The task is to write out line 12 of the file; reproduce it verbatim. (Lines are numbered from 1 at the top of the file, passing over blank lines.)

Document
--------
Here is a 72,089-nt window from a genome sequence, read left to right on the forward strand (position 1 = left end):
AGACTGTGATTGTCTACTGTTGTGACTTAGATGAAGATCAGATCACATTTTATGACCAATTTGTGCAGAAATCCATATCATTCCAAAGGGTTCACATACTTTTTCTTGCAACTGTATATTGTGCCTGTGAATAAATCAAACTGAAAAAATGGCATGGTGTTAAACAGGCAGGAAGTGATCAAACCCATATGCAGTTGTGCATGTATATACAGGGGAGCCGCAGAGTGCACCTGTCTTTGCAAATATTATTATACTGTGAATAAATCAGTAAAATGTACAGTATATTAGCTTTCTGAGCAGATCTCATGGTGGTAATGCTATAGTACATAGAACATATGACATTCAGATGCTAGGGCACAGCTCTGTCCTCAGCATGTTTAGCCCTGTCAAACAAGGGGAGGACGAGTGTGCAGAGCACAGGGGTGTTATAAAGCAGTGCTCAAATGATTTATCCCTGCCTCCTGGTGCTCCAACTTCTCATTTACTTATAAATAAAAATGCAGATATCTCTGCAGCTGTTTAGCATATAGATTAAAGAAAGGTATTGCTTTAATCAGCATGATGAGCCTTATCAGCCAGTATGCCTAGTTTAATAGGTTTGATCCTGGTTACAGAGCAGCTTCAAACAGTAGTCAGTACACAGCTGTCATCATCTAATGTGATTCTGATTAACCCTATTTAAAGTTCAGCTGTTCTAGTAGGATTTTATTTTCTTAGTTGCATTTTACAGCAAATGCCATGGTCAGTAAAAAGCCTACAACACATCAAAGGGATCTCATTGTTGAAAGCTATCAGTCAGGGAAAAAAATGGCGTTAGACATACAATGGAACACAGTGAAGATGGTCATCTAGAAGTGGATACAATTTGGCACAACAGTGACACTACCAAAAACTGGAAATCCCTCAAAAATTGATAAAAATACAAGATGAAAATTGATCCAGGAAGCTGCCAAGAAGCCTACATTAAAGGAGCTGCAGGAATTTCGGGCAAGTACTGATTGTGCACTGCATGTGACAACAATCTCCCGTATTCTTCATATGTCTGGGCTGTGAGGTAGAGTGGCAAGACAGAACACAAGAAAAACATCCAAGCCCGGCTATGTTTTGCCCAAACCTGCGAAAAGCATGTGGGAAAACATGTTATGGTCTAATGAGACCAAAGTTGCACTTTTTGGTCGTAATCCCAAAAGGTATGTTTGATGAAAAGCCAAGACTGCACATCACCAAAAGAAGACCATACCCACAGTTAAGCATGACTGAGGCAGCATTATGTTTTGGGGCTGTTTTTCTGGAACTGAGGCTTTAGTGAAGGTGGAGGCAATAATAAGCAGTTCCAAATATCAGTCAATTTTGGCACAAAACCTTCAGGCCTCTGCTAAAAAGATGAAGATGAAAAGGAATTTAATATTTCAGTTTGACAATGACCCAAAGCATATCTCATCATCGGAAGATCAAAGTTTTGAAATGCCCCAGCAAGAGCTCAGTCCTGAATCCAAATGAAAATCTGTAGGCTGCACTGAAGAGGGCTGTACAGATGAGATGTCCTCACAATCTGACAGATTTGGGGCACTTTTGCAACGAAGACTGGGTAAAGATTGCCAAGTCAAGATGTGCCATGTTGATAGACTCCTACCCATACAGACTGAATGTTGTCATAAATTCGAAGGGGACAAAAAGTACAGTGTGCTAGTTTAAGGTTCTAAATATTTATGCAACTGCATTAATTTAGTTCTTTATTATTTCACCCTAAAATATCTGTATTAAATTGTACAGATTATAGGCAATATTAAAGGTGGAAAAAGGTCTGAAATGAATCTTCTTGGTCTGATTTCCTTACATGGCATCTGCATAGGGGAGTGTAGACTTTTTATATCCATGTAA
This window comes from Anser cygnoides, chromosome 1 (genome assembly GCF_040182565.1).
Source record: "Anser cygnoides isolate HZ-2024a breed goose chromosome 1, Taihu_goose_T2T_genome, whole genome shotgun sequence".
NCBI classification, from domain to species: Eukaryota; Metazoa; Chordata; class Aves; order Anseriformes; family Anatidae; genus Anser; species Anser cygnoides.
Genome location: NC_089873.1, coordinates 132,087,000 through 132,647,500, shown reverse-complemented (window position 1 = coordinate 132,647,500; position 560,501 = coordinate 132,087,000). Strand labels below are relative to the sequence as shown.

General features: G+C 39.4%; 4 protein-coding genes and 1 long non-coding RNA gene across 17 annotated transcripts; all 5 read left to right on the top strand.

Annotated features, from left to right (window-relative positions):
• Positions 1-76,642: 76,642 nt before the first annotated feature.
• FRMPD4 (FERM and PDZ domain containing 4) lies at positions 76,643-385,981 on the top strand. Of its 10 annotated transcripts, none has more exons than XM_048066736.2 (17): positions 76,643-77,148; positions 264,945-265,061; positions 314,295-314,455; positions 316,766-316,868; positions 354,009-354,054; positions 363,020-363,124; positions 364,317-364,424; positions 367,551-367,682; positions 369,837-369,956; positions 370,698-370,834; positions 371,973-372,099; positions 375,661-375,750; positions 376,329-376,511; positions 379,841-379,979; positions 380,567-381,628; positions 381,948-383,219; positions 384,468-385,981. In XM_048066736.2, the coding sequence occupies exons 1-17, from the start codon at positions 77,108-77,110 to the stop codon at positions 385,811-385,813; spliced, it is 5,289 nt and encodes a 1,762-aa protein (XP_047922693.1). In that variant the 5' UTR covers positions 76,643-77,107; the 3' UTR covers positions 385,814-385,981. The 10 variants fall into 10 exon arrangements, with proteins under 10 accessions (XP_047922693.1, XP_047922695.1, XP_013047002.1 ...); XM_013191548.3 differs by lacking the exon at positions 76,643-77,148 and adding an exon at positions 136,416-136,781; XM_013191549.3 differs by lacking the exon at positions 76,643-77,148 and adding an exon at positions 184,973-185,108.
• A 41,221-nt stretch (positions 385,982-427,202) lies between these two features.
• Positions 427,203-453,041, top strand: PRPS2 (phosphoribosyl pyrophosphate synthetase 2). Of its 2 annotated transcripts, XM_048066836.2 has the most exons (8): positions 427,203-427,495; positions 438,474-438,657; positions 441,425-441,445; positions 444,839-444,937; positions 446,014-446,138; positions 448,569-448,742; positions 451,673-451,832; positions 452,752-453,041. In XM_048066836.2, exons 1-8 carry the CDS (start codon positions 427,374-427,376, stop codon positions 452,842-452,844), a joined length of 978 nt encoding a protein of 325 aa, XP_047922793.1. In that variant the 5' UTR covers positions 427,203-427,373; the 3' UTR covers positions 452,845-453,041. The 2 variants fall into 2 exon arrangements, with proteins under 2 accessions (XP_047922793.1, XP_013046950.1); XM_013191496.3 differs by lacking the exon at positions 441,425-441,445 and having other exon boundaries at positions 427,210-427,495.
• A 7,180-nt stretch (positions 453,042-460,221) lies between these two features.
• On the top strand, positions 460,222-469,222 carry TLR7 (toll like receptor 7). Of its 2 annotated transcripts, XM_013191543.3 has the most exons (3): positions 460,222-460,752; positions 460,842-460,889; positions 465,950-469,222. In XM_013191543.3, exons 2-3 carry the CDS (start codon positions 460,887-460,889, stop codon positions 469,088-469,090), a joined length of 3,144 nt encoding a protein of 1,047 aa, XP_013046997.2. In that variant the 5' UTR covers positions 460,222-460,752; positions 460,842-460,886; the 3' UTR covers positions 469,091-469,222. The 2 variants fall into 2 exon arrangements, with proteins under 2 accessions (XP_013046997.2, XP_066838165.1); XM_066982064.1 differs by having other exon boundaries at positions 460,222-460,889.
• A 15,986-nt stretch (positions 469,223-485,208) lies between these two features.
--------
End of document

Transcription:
• Positions 427,203-453,041, top strand: PRPS2 (phosphoribosyl pyrophosphate synthetase 2). Of its 2 annotated transcripts, XM_048066836.2 has the most exons (8): positions 427,203-427,495; positions 438,474-438,657; positions 441,425-441,445; positions 444,839-444,937; positions 446,014-446,138; positions 448,569-448,742; positions 451,673-451,832; positions 452,752-453,041. In XM_048066836.2, exons 1-8 carry the CDS (start codon positions 427,374-427,376, stop codon positions 452,842-452,844), a joined length of 978 nt encoding a protein of 325 aa, XP_047922793.1. In that variant the 5' UTR covers positions 427,203-427,373; the 3' UTR covers positions 452,845-453,041. The 2 variants fall into 2 exon arrangements, with proteins under 2 accessions (XP_047922793.1, XP_013046950.1); XM_013191496.3 differs by lacking the exon at positions 441,425-441,445 and having other exon boundaries at positions 427,210-427,495.